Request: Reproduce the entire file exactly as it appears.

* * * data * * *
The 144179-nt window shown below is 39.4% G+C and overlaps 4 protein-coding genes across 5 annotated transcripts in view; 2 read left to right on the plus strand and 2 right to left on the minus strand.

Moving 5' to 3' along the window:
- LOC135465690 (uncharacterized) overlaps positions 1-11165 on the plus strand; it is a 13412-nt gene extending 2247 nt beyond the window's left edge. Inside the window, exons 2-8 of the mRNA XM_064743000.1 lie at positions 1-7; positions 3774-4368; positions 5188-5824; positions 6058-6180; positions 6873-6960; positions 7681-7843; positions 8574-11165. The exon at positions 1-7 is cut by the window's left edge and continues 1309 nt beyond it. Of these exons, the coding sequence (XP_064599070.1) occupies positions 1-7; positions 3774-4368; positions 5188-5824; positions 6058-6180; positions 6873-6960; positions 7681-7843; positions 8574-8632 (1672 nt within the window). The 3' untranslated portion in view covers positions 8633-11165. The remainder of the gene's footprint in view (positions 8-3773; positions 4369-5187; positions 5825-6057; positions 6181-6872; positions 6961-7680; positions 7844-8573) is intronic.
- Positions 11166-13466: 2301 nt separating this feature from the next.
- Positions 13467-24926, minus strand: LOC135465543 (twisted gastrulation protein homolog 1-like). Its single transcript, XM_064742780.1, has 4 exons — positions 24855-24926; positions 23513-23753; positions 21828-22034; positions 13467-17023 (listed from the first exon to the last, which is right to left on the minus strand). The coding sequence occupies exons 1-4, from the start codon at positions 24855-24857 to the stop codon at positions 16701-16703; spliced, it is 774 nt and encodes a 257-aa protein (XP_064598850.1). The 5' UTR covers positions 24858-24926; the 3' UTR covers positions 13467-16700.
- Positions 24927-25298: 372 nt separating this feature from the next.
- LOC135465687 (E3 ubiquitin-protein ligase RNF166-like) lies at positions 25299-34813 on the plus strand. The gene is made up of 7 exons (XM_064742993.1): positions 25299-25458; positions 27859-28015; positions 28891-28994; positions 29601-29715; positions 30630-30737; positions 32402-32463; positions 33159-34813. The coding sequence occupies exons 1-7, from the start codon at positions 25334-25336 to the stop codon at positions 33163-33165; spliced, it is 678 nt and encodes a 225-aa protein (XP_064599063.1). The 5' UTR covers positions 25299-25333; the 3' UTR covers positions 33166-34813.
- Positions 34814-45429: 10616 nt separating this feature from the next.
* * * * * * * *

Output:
The 144179-nt window shown below is 39.4% G+C and overlaps 4 protein-coding genes across 5 annotated transcripts in view; 2 read left to right on the plus strand and 2 right to left on the minus strand.

Moving 5' to 3' along the window:
- LOC135465690 (uncharacterized) overlaps positions 1-11165 on the plus strand; it is a 13412-nt gene extending 2247 nt beyond the window's left edge. Inside the window, exons 2-8 of the mRNA XM_064743000.1 lie at positions 1-7; positions 3774-4368; positions 5188-5824; positions 6058-6180; positions 6873-6960; positions 7681-7843; positions 8574-11165. The exon at positions 1-7 is cut by the window's left edge and continues 1309 nt beyond it. Of these exons, the coding sequence (XP_064599070.1) occupies positions 1-7; positions 3774-4368; positions 5188-5824; positions 6058-6180; positions 6873-6960; positions 7681-7843; positions 8574-8632 (1672 nt within the window). The 3' untranslated portion in view covers positions 8633-11165. The remainder of the gene's footprint in view (positions 8-3773; positions 4369-5187; positions 5825-6057; positions 6181-6872; positions 6961-7680; positions 7844-8573) is intronic.
- Positions 11166-13466: 2301 nt separating this feature from the next.
- Positions 13467-24926, minus strand: LOC135465543 (twisted gastrulation protein homolog 1-like). Its single transcript, XM_064742780.1, has 4 exons — positions 24855-24926; positions 23513-23753; positions 21828-22034; positions 13467-17023 (listed from the first exon to the last, which is right to left on the minus strand). The coding sequence occupies exons 1-4, from the start codon at positions 24855-24857 to the stop codon at positions 16701-16703; spliced, it is 774 nt and encodes a 257-aa protein (XP_064598850.1). The 5' UTR covers positions 24858-24926; the 3' UTR covers positions 13467-16700.
- Positions 24927-25298: 372 nt separating this feature from the next.
- LOC135465687 (E3 ubiquitin-protein ligase RNF166-like) lies at positions 25299-34813 on the plus strand. The gene is made up of 7 exons (XM_064742993.1): positions 25299-25458; positions 27859-28015; positions 28891-28994; positions 29601-29715; positions 30630-30737; positions 32402-32463; positions 33159-34813. The coding sequence occupies exons 1-7, from the start codon at positions 25334-25336 to the stop codon at positions 33163-33165; spliced, it is 678 nt and encodes a 225-aa protein (XP_064599063.1). The 5' UTR covers positions 25299-25333; the 3' UTR covers positions 33166-34813.
- Positions 34814-45429: 10616 nt separating this feature from the next.